WASHINGTON -- Rep. Sean Duffy (R-Wis.) says he's heard a lot about how the criminal justice system and other institutions treat African-Americans from the Congressional Black Caucus.
But on Thursday, he wondered aloud on the House floor why the CBC wasn't more vocal about “how their communities are targeted in abortion.”
“Here are some stunning facts. The African-American community is 15 percent of the country as a whole, but accounts for 40 percent of the abortions. Fifteen percent of Americans, 40 percent of the abortions. In New York City, the most recent statistic is that African-American women had more abortions than live births,” he said.
The former MTV "Real World" star fumbled a bit on the statistics here. Non-Hispanic black women actually accounted for 36 percent of the population that received abortions in the U.S., according to a 2011 report from the Centers for Disease Control and Prevention, whereas white women accounted for 37 percent -- but black women were about three times more likely to receive an abortion.
“My liberal friends, Congressional Black Caucus members, talk about fighting for the defenseless, the hopeless and the downtrodden," Duffy added. "There is no one more hopeless and voiceless than an unborn baby, but their silence is deafening. I can't hear them. Where are they standing up for their communities, advocating and fighting for their right to life?”
What Duffy didn't express was any understanding of why so many black women have abortions. CBC member Rep. Gwen Moore (D-Wis.), however, provided the congressman with that context in a statement she delivered on the House floor on Friday.
I don’t expect Representative Duffy to understand why his comments were so offensive, nor do I anticipate him apologizing for them. What he and so many of his Republican colleagues fail to understand is the underlying context behind high abortion rates in African American communities. High rates of abortion are related to poverty and lack of access to prevention services. A number of African American women face multiple barriers to accessing quality, affordable health care, which can lead to higher rates of both unintended pregnancy and abortion.
Representative Duffy’s hypocrisy on this issue is as predictable as it is offensive. If he truly believes that we all should be fighting for the “hopeless and voiceless” among us, why doesn’t he stand with us as we defend Planned Parenthood, an organization committed to ensuring all communities, and especially those most in need, have access to high-quality care? Where was his support when my Congressional Black Caucus colleagues and I tried to secure greater funding for SNAP, WIC, and Head Start? Where was his advocacy when we needed Republican support to ensure that we have highly trained and qualified school personnel like social workers and counselors for our most vulnerable students?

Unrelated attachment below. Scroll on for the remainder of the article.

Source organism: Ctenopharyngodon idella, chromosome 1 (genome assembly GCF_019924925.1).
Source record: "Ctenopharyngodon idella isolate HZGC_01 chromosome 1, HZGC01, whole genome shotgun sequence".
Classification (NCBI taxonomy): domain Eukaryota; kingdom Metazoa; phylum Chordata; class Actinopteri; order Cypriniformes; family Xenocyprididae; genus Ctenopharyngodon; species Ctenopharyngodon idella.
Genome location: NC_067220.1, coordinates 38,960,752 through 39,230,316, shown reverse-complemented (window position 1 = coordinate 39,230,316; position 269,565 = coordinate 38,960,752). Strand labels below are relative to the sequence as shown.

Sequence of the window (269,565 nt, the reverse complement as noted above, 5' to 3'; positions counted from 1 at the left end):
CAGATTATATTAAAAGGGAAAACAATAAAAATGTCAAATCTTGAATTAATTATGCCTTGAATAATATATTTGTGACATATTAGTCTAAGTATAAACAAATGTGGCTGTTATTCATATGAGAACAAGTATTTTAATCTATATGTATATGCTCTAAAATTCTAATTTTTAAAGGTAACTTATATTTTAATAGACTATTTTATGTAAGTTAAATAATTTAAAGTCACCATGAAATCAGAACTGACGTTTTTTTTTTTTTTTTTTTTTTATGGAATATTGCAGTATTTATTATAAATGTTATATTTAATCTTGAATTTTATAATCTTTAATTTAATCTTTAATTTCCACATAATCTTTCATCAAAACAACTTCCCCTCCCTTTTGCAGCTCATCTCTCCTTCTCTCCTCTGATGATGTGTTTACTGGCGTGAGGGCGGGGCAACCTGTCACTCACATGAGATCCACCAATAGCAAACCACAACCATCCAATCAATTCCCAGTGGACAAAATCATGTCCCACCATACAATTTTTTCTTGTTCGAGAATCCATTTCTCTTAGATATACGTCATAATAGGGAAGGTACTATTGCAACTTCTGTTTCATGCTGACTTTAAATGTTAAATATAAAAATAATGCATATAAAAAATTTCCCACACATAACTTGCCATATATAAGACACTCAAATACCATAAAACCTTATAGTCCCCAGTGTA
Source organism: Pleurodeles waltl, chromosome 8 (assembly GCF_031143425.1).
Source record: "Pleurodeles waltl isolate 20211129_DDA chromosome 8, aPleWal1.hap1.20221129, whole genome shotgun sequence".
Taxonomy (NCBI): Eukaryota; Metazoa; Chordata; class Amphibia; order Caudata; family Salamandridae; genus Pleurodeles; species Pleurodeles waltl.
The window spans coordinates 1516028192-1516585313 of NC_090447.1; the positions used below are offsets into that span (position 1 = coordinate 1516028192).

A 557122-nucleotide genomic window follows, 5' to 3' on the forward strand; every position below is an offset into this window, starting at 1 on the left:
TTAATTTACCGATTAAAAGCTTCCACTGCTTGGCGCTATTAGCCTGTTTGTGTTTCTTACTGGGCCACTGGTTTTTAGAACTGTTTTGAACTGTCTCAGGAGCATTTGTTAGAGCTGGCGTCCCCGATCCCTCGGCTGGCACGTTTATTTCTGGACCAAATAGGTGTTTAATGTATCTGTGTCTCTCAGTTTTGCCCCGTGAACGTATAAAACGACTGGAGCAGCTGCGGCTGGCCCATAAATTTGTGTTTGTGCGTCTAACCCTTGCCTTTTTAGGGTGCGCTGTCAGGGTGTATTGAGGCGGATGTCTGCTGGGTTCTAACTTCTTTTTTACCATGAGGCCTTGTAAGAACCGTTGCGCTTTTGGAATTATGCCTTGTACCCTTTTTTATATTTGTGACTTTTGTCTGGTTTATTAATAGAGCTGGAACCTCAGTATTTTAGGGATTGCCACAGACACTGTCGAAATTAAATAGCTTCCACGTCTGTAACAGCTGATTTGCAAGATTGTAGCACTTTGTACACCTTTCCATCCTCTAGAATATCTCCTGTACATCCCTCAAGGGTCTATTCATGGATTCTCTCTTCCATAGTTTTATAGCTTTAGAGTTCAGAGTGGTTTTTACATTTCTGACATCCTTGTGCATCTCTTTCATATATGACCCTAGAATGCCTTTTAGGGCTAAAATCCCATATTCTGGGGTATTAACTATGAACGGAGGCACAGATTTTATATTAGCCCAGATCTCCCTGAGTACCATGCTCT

History, culture, and disparities in educational attainment and wealth all factor into the abortion rate for black women -- and contribute to the broader racial and economic inequalities the CBC is actively fighting against.
“There are a multitude of reasons, and we don’t fully understand what’s going on,” Christine Dehlendorf, a professor specializing in reproductive health at the University of California, San Francisco, told The Atlantic. “But ultimately I think it’s about structural determinants -- economic reasons, issues related to racism, differences in opportunities, differences in social and historical context.”
Moore noted that Duffy’s mansplaining, whitesplaining lecture to black lawmakers on abortion fit into the long history of stigmatizing abortions in nonwhite communities.
She also pointed out that some Republicans have called Planned Parenthood "more lethal to black lives" than the Ku Klux Klan, argued over “legitimate rape” and expressed the belief that men should be allowed to forcibly have sex with women if abortions are legal.
“It’s painfully obvious that Representative Duffy’s concern for life ends as soon as the umbilical cord is cut. That being said, I don’t believe that his comments were said in malice or meant to inflict harm,” Moore said.
“Representative Duffy’s rhetoric is indicative of someone who just doesn’t know any better. I suggest that Representative Duffy educate himself on these critical issues.”
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